Is Employer Nepotism Illegal?

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An AOL Jobs reader asks:

Can an employer send you a letter telling you that numbers are down so we don't have enough for you but to find out later that she had hired her daughter in my place.

I get this question a lot. Can an employer favor a relative over you? Is nepotism illegal?
The simple answer is, no. Nepotism is not illegal. Your employer can fire you to hire their son, daughter, nephew or second cousin twice removed.

That being said, there are some circumstances where nepotism might be illegal:
  • Public Employer: While I don't know of any state that has a law prohibiting nepotism in the private workplace, many laws exist prohibiting nepotism at government entities.
  • Foreign Corrupt Practices Act: If your company does business overseas and hires relatives of an overseas public official, they may be violating the Foreign Corrupt Practices Act.
  • Failure to Disclose: While nepotism isn't illegal under federal securities laws, it is illegal not to disclose any potential conflict of interest to shareholders. Failure to disclose might violate Sarbanes-Oxley.
  • Race Or National Origin Discrimination: If the company hires mostly relatives, they may be crossing the line into race or national origin discrimination. If they are turning down better qualified people of a different race or ethnicity, then hiring relatives, they might get crosswise with Title VII or state discrimination laws.
  • Marital Status Discrimination: If there's a no-married-couples policy, some companies make the mistake of making the woman leave when employees marry. Or maybe they just say the person of lowest rank has to go. A policy like that might discriminate against women.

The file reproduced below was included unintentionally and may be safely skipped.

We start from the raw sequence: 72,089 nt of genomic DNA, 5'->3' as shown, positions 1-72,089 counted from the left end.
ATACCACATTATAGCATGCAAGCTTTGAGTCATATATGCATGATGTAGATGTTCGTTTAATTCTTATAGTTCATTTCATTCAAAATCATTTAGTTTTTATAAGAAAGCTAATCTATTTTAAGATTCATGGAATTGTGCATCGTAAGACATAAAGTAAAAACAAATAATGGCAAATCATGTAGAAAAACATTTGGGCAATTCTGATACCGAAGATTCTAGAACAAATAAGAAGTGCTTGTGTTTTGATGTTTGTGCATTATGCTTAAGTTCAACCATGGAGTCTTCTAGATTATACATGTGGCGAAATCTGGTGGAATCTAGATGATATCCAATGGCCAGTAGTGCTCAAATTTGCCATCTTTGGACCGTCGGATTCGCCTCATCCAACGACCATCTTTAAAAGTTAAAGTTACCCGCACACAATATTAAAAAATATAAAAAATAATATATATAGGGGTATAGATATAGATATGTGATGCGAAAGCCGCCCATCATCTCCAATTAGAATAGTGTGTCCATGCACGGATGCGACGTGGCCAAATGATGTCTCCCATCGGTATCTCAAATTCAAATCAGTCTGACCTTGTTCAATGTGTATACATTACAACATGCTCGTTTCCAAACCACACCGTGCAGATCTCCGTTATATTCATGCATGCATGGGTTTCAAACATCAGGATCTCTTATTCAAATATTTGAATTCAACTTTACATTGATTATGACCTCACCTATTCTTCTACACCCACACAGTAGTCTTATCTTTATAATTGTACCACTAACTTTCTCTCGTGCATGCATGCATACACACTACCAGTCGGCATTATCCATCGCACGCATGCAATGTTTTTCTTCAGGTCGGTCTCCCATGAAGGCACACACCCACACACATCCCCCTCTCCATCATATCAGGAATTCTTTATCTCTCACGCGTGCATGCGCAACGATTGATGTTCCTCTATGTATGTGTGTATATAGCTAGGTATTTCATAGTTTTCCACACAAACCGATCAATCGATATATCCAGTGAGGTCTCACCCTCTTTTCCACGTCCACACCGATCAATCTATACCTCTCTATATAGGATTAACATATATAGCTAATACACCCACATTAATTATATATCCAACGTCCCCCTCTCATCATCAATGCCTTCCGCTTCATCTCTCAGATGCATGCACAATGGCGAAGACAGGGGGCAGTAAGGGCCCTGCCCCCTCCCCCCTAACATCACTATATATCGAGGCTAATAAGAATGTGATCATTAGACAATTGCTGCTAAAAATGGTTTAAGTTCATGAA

Of course, many companies have policies prohibiting nepotism, or at least prohibiting relatives from hiring, promoting, supervising or firing relatives. If your boss violated that policy, then you might think about reporting them to HR. Some companies even have anonymous reporting lines that let you report violations of policy without giving your name. If you do report a violation that isn't illegal, you probably aren't legally protected against retaliation, so be very careful.


If you need legal advice, it's best to talk to an employment lawyer in your state, but if you have general legal issues you want me to discuss publicly here, whether about discrimination, working conditions, employment contracts, medical leave, or other employment law issues, you can ask me at AOL Jobs.

Please note: Anything you write to me may be featured in one of my columns. I won't be able to respond individually to questions.
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